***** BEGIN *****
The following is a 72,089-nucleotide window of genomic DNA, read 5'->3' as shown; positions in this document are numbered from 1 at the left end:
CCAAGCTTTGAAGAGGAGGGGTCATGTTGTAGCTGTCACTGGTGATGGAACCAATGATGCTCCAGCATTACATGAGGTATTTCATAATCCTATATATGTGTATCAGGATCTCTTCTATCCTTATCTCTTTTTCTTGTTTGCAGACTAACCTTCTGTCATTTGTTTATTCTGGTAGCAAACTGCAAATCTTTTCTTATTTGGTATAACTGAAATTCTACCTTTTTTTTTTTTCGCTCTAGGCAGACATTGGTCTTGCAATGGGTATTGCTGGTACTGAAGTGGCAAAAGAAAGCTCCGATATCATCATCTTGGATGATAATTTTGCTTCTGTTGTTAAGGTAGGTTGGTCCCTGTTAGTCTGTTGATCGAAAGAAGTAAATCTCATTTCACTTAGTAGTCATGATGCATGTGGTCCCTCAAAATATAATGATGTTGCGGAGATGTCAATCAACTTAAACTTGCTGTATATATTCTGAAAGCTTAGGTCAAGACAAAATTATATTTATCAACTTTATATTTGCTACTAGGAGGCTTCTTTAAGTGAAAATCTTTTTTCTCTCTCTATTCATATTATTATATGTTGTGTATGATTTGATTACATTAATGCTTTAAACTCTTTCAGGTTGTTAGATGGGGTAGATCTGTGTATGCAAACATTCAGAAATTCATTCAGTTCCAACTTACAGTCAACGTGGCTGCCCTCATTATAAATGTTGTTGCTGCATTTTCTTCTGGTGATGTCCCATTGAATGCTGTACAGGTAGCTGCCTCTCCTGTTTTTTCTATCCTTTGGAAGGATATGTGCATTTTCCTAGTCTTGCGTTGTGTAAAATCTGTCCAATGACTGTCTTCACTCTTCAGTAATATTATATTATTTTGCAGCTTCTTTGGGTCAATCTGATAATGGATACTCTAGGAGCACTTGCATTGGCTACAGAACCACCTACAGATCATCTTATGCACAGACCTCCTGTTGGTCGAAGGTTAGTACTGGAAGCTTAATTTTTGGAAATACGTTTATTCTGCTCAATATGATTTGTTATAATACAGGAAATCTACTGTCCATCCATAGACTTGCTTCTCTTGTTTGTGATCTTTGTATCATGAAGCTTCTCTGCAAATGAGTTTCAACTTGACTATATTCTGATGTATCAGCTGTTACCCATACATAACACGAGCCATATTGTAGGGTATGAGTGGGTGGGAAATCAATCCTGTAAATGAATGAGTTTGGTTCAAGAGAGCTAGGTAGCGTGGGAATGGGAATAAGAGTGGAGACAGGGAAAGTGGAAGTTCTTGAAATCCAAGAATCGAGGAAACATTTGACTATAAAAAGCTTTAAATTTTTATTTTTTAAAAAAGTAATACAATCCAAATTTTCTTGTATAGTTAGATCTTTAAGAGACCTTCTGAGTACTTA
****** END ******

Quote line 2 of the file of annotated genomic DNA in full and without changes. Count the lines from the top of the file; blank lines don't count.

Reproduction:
CCAAGCTTTGAAGAGGAGGGGTCATGTTGTAGCTGTCACTGGTGATGGAACCAATGATGCTCCAGCATTACATGAGGTATTTCATAATCCTATATATGTGTATCAGGATCTCTTCTATCCTTATCTCTTTTTCTTGTTTGCAGACTAACCTTCTGTCATTTGTTTATTCTGGTAGCAAACTGCAAATCTTTTCTTATTTGGTATAACTGAAATTCTACCTTTTTTTTTTTTCGCTCTAGGCAGACATTGGTCTTGCAATGGGTATTGCTGGTACTGAAGTGGCAAAAGAAAGCTCCGATATCATCATCTTGGATGATAATTTTGCTTCTGTTGTTAAGGTAGGTTGGTCCCTGTTAGTCTGTTGATCGAAAGAAGTAAATCTCATTTCACTTAGTAGTCATGATGCATGTGGTCCCTCAAAATATAATGATGTTGCGGAGATGTCAATCAACTTAAACTTGCTGTATATATTCTGAAAGCTTAGGTCAAGACAAAATTATATTTATCAACTTTATATTTGCTACTAGGAGGCTTCTTTAAGTGAAAATCTTTTTTCTCTCTCTATTCATATTATTATATGTTGTGTATGATTTGATTACATTAATGCTTTAAACTCTTTCAGGTTGTTAGATGGGGTAGATCTGTGTATGCAAACATTCAGAAATTCATTCAGTTCCAACTTACAGTCAACGTGGCTGCCCTCATTATAAATGTTGTTGCTGCATTTTCTTCTGGTGATGTCCCATTGAATGCTGTACAGGTAGCTGCCTCTCCTGTTTTTTCTATCCTTTGGAAGGATATGTGCATTTTCCTAGTCTTGCGTTGTGTAAAATCTGTCCAATGACTGTCTTCACTCTTCAGTAATATTATATTATTTTGCAGCTTCTTTGGGTCAATCTGATAATGGATACTCTAGGAGCACTTGCATTGGCTACAGAACCACCTACAGATCATCTTATGCACAGACCTCCTGTTGGTCGAAGGTTAGTACTGGAAGCTTAATTTTTGGAAATACGTTTATTCTGCTCAATATGATTTGTTATAATACAGGAAATCTACTGTCCATCCATAGACTTGCTTCTCTTGTTTGTGATCTTTGTATCATGAAGCTTCTCTGCAAATGAGTTTCAACTTGACTATATTCTGATGTATCAGCTGTTACCCATACATAACACGAGCCATATTGTAGGGTATGAGTGGGTGGGAAATCAATCCTGTAAATGAATGAGTTTGGTTCAAGAGAGCTAGGTAGCGTGGGAATGGGAATAAGAGTGGAGACAGGGAAAGTGGAAGTTCTTGAAATCCAAGAATCGAGGAAACATTTGACTATAAAAAGCTTTAAATTTTTATTTTTTAAAAAAGTAATACAATCCAAATTTTCTTGTATAGTTAGATCTTTAAGAGACCTTCTGAGTACTTA